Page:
Feeds

Citizens Advice coughs to laptop loss

60,000 records go astray

Using blade systems to cut costs and sharpen efficiencies

A laptop containing client information has been stolen from the car of an employee of Citizens Advice in Northern Ireland.

Up to 60,000 client records are held on the computer, which was stolen in the early hours of 5 December 2007. According to Citizens Advice in Northern Ireland, the data stored relates to people from the Belfast area who have sought advice from a Citizens Advice Bureau office within the city.

The amount of information held varies from case to case, but most records would include name, address, date of birth, and national insurance number. In a number of cases, some financial information is also recorded, including the client's bank account number.

In a statement issued on 7 December 2007, the chief executive of Citizens Advice in Northern Ireland, Derek Alcorn, said the organisation had informed the police and the information commissioner of the situation and would be writing to all the individuals concerned.

He said the data was protected by three levels of security, including a high level of encryption.

"It is highly unlikely that a criminal will be able to access the data, but people who have used Citizens Advice in the Belfast area should check for anything unusual," explained Alcorn. "We believe the information, even if it were accessed, would not on its own allow access to a bank account because banks require other security information and passwords."

He added: "It is a fundamental principle of Citizens Advice that people are able to deal with us in confidence. The theft of this laptop is highly regrettable, but given that the potential always exists for the theft of data, we have always sought to ensure that information is secured as strongly as possible through modern encryption systems."

In addition to writing to all those affected and providing appropriate advice, an 0800 helpline has been established to provide immediate advice to any individual. The organisation has also said it will commission an external, high level and independent review of its policies, procedures, and data protection.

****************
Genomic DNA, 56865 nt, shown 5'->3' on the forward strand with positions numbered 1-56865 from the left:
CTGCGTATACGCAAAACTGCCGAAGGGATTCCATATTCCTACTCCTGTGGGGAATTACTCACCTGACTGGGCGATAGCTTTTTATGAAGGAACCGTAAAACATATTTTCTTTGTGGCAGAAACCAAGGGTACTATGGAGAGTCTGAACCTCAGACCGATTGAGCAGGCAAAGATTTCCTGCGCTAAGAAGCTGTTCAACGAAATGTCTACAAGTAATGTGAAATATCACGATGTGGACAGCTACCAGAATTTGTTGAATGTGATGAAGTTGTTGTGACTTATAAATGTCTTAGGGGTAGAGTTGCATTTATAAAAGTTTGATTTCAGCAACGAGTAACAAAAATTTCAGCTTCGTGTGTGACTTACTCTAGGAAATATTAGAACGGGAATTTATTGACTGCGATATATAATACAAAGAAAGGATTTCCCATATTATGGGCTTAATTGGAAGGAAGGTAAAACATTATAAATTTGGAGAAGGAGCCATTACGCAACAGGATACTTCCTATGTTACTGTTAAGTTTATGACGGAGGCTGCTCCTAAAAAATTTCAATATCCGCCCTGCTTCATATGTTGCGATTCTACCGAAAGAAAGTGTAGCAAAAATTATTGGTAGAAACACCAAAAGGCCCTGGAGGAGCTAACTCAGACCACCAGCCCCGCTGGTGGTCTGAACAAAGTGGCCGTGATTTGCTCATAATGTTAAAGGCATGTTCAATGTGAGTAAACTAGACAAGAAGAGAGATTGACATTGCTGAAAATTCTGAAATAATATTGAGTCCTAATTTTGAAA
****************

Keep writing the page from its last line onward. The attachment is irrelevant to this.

This article was originally published at Kablenet.

Kablenet's GC weekly is a free email newsletter covering the latest news and analysis of public sector technology. To register click here.

Boost IT visibility and business value

More from The Register

next story
Secure microkernel that uses maths to be 'bug free' goes open source
Hacker-repelling, drone-protecting code will soon be yours to tweak as you see fit
14 antivirus apps found to have security problems
Vendors just don't care, says researcher, after finding basic boo-boos in security software
How long is too long to wait for a security fix?
Synology finally patches OpenSSL bugs in Trevor's NAS
Israel's Iron Dome missile tech stolen by Chinese hackers
Corporate raiders Comment Crew fingered for attacks
Roll out the welcome mat to hackers and crackers
Security chap pens guide to bug bounty programs that won't fail like Yahoo!'s
HIDDEN packet sniffer spy tech in MILLIONS of iPhones, iPads – expert
Don't panic though – Apple's backdoor is not wide open to all, guru tells us
Researcher sat on critical IE bugs for THREE YEARS
VUPEN waited for Pwn2Own cash while IE's sandbox leaked
prev story

Whitepapers

Implementing global e-invoicing with guaranteed legal certainty
Explaining the role local tax compliance plays in successful supply chain management and e-business and how leading global brands are addressing this.
Consolidation: The Foundation for IT Business Transformation
In this whitepaper learn how effective consolidation of IT and business resources can enable multiple, meaningful business benefits.
Application security programs and practises
Follow a few strategies and your organization can gain the full benefits of open source and the cloud without compromising the security of your applications.
How modern custom applications can spur business growth
Learn how to create, deploy and manage custom applications without consuming or expanding the need for scarce, expensive IT resources.
Securing Web Applications Made Simple and Scalable
Learn how automated security testing can provide a simple and scalable way to protect your web applications.